Homelessness in spotlight

Zoe KeenanGeraldton Guardian
Everyone knew they had a rough night ahead of them and prepared themselves for a cold night with temperatures reaching 6.5 degrees.
Camera IconEveryone knew they had a rough night ahead of them and prepared themselves for a cold night with temperatures reaching 6.5 degrees. Credit: LMR Photography

Geraldton residents experienced what nearly 10,000 people in WA do night after night, at Fusion Australia and Shelter WA’s sleep-in-your-car event earlier this month.

For one confronting night, 37 people in Geraldton gathered at headspace on Marine Terrace to sleep in their cars or on cardboard boxes and raised a total of about $9000.

Participants heard from guest speakers about their stories and learnt homelessness was not just about sleeping rough and could happen to anyone.

Anna Treloar, of Ngala Mid West, shared the story of one of their Llearning Engagement And Participation program participants who became homeless at 12 years old.

Jonathon Shapiera, of South West Australia Homeless People, shared his story from when he was homeless with his son and dog for two years.

Fusion Australia Geraldton team leader Alison Hilton said there were at least 200 homeless people in Geraldton; however, the numbers were hard to track because a lot of homelessness was hidden.

“Homelessness isn’t just sleeping rough, which only accounts for six per cent in WA,” she said.

“There’s a lot of people in supported accommodation, couch surfing or if people are in a really overcrowded house that’s a form of homelessness. It’s a much bigger problem than what we can see.”

Overcrowded dwellings make up 39 per cent of homelessness in WA, according to the Australian Bureau of Statistics.

The Liberal member for Geraldton, Ian Blayney, raised $1400 – the largest amount for an individual. He said the night showed homelessness could happen to almost anyone.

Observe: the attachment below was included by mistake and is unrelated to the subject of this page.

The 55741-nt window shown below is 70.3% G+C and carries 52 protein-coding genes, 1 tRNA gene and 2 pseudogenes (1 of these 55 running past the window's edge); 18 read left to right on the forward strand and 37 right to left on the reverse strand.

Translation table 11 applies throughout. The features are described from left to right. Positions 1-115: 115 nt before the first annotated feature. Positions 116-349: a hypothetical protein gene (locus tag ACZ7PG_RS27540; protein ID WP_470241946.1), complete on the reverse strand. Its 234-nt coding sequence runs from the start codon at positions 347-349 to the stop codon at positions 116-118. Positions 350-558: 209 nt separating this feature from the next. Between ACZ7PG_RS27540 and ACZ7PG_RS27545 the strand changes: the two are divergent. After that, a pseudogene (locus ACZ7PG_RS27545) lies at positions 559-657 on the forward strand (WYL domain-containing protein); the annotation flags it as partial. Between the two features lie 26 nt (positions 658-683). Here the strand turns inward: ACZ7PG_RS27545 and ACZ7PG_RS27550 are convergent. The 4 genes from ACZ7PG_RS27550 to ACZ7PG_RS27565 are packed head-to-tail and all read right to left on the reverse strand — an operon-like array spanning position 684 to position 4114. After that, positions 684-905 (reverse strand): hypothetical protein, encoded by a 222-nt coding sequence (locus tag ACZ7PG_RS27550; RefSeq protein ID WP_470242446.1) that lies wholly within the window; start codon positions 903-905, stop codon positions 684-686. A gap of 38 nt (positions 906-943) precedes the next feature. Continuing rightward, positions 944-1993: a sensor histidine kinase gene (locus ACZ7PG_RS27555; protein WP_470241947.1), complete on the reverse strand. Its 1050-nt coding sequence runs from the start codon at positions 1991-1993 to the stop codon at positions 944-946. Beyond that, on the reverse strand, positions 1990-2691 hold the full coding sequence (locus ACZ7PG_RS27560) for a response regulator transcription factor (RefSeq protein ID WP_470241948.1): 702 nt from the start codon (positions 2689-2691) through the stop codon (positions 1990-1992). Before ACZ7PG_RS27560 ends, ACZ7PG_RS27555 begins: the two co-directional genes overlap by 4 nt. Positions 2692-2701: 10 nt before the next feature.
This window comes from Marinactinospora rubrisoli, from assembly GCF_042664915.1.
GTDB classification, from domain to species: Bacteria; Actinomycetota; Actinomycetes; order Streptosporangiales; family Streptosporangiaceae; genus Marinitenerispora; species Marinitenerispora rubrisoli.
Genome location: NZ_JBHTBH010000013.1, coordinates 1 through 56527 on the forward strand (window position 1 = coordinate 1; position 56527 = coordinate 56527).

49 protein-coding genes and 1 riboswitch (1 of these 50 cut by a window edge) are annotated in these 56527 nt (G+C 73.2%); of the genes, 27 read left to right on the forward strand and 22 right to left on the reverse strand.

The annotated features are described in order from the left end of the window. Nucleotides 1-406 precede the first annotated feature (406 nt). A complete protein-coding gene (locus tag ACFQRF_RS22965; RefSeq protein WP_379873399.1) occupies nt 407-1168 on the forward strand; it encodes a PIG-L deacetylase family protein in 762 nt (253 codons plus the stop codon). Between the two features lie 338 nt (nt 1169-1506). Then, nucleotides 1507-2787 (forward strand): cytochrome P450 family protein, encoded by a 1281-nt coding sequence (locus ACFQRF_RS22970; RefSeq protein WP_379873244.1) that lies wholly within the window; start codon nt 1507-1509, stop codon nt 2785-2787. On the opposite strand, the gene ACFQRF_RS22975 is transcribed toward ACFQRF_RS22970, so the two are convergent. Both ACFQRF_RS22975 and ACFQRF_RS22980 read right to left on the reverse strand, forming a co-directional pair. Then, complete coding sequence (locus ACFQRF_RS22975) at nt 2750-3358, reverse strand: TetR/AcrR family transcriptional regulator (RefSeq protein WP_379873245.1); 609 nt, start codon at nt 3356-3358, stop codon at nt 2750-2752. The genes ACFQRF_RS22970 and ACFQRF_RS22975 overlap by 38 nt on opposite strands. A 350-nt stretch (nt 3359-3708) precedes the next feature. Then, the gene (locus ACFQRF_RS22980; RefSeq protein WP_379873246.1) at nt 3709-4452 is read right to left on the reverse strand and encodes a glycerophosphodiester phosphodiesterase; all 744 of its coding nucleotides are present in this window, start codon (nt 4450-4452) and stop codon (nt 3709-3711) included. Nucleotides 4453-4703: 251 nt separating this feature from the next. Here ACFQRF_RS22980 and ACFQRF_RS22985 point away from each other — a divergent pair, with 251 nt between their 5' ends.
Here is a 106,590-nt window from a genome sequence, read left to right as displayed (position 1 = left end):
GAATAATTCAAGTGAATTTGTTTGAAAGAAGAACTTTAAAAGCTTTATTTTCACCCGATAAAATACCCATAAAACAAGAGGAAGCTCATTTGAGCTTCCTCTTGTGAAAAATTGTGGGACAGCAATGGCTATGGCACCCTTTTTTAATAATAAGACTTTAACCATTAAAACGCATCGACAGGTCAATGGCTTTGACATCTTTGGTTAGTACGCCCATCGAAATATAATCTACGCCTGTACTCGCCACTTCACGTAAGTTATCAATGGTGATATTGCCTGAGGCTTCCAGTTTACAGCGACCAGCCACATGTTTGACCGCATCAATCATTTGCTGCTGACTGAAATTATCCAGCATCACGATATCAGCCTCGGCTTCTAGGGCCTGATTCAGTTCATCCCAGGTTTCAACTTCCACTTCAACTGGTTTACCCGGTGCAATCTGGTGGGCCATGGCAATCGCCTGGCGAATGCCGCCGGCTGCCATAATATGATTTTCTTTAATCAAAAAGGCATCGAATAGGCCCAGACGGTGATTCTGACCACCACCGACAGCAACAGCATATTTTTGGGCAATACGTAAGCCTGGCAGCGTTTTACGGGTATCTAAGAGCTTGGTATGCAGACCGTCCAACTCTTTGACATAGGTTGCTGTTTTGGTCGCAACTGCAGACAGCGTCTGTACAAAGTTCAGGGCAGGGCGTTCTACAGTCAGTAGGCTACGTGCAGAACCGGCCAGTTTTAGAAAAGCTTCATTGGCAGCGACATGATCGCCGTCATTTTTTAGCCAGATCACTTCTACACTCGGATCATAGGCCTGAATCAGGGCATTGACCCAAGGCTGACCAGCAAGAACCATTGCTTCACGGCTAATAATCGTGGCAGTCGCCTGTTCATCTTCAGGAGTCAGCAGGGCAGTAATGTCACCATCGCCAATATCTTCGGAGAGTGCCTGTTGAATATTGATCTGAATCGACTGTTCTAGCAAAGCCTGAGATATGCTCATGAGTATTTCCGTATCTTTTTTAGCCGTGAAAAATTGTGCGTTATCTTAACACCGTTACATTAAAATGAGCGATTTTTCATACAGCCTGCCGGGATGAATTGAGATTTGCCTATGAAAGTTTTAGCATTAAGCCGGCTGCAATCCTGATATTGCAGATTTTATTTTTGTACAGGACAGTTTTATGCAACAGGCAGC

“I think Fusion did a fantastic job and their Walk Without Home was a very clever way of showing us the many scenarios which could leave someone homeless,” he said.

The Walk Without Home put each participant in a scenario that commonly led people to homelessness — from domestic violence to financial difficulties.

“It showed you how these scenarios are out of people’s control and that it could happen to a lot of people,” Mr Blayney said.

The second individual with the most funds raised was Rotary Club of Geraldton president Kaylla Broad with $650.

Ms Broad said the night made her start thinking about what she could do to help.

“It’s just for one night but you gain some perspective and it makes you imagine trying to find a place to sleep night after night,” she said.

“I think the workers and organisations in town like Fusion, headspace, Ngala Mid West and more are all so important and the community needs to get behind them.”

The two teams with the highest funds raised were Ngala Mid West with almost $2400 and Decibel Youth Group with $920.

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